Phase control plays an important role in the precise synthesis of inorganic materials, as the phase structure has a profound influence on properties such as conductivity and chemical stability. Phase-controlled preparation has been challenging for the metallic-phase group-VI transition metal dichalcogenides (the transition metals are Mo and W, and the chalcogens are S, Se and Te), which show better performance in electrocatalysis than their semiconducting counterparts. Here, we report the large-scale preparation of micrometre-sized metallic-phase 1T'-MoX (X = S, Se)-layered bulk crystals in high purity. We reveal that 1T'-MoS crystals feature a distorted octahedral coordination structure and are convertible to 2H-MoS following thermal annealing or laser irradiation. Electrochemical measurements show that the basal plane of 1T'-MoS is much more active than that of 2H-MoS for the electrocatalytic hydrogen evolution reaction in an acidic medium.
Single- and few-layer transition-metal dichalcogenide nanosheets, such as WSe₂ , TaS₂, and TaSe₂, are prepared by mechanical exfoliation. A Raman microscope is employed to characterize the single-layer (1L) to quinary-layer (5L) WSe₂ nanosheets and WSe₂ single crystals with a laser excitation power ranging from 20 μW to 5.1 mW. Typical first-order together with some second-order and combinational Raman modes are observed. A new peak at around 308 cm⁻¹ is observed in WSe₂ except for the 1L WSe₂, which might arise from interlayer interactions. Red shifting of the A(1g) mode and the Raman peak around 308 cm⁻¹ is observed from 1L to 5L WSe₂. Interestingly, hexagonal- and monoclinic-structured WO₃ thin films are obtained during the local oxidation of thinner (1L-3L) and thicker (4L and 5L) WSe₂ nanosheets, while laser-burned holes are found during the local oxidation of the WSe₂ single crystal. In addition, the characterization of TaS₂ and TaSe₂ thin layers is also conducted.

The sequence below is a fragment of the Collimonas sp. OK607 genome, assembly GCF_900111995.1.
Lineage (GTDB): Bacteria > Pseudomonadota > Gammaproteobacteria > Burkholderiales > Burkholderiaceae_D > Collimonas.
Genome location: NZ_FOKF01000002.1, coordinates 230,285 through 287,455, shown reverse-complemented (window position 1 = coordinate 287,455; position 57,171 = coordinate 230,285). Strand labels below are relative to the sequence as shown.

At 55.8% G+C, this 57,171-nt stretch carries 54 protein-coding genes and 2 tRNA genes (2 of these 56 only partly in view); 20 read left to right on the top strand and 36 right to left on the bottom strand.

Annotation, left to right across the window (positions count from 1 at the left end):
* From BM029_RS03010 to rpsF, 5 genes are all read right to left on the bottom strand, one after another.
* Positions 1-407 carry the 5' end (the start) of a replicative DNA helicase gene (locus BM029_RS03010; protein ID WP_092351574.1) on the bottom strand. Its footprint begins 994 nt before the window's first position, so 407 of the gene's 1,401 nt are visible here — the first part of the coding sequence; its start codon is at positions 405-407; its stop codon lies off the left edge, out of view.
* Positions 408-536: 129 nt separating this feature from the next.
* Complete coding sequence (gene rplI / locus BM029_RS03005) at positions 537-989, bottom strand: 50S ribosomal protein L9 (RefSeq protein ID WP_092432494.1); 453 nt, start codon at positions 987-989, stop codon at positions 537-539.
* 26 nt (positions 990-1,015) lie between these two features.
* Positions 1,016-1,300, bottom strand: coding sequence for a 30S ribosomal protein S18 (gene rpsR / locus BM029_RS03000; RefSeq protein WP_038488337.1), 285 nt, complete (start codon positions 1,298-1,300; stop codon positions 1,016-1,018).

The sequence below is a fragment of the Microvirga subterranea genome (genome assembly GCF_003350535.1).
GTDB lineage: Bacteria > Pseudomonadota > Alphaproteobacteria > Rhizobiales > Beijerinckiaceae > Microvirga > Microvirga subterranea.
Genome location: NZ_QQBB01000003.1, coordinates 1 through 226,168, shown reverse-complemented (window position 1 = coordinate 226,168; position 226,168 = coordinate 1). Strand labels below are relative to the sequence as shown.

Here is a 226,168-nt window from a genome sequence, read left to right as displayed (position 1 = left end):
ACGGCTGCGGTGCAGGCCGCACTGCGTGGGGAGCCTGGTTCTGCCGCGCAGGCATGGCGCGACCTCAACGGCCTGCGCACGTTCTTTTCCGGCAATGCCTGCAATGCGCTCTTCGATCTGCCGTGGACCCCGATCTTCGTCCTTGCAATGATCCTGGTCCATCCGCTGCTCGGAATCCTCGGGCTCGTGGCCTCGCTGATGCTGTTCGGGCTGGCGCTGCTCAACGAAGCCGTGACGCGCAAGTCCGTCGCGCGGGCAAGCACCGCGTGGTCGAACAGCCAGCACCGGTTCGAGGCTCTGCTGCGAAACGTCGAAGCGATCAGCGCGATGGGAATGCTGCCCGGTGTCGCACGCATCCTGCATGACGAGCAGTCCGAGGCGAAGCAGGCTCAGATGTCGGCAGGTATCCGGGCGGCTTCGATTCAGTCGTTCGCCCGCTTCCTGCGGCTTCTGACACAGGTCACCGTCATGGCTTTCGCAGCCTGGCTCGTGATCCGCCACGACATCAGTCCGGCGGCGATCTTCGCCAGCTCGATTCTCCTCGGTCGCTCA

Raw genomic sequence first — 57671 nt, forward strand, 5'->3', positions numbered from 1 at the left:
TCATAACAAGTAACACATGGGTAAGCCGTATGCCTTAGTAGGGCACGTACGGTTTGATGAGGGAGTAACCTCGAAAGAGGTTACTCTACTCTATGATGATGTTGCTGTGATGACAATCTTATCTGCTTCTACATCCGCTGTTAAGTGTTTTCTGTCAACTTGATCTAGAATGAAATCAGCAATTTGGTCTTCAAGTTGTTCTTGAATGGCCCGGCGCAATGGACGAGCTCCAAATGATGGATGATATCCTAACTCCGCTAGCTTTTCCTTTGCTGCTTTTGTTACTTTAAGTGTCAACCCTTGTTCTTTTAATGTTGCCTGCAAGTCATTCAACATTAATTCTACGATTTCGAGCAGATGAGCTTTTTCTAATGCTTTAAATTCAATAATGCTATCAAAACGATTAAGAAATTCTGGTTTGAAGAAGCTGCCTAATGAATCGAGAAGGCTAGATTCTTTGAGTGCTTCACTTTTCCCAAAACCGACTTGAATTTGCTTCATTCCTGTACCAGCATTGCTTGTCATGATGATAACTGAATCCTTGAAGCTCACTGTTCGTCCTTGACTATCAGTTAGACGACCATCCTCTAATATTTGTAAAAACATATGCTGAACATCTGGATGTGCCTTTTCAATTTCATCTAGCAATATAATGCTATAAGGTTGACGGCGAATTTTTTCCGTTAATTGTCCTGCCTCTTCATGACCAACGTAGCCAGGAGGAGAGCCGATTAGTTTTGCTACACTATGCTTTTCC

Recently, the field-effect transistors (FETs) with graphene as the conducting channels have been used as a promising chemical and biological sensors. However, the lack of low cost and reliable and large-scale preparation of graphene films limits their applications. In this contribution, we report the fabrication of centimeter-long, ultrathin (1-3 nm), and electrically continuous micropatterns of highly uniform parallel arrays of reduced graphene oxide (rGO) films on various substrates including the flexible polyethylene terephthalate (PET) films by using the micromolding in capillary method. Compared to other methods for the fabrication of graphene patterns, our method is fast, facile, and substrate independent. In addition, we demonstrate that the nanoelectronic FETs based on our rGO patterns are able to label-freely detect the hormonal catecholamine molecules and their dynamic secretion from living cells.
scite is a Brooklyn-based organization that helps researchers better discover and understand research articles through Smart Citations–citations that display the context of the citation and describe whether the article provides supporting or contrasting evidence. scite is used by students and researchers from around the world and is funded in part by the National Science Foundation and the National Institute on Drug Abuse of the National Institutes of Health.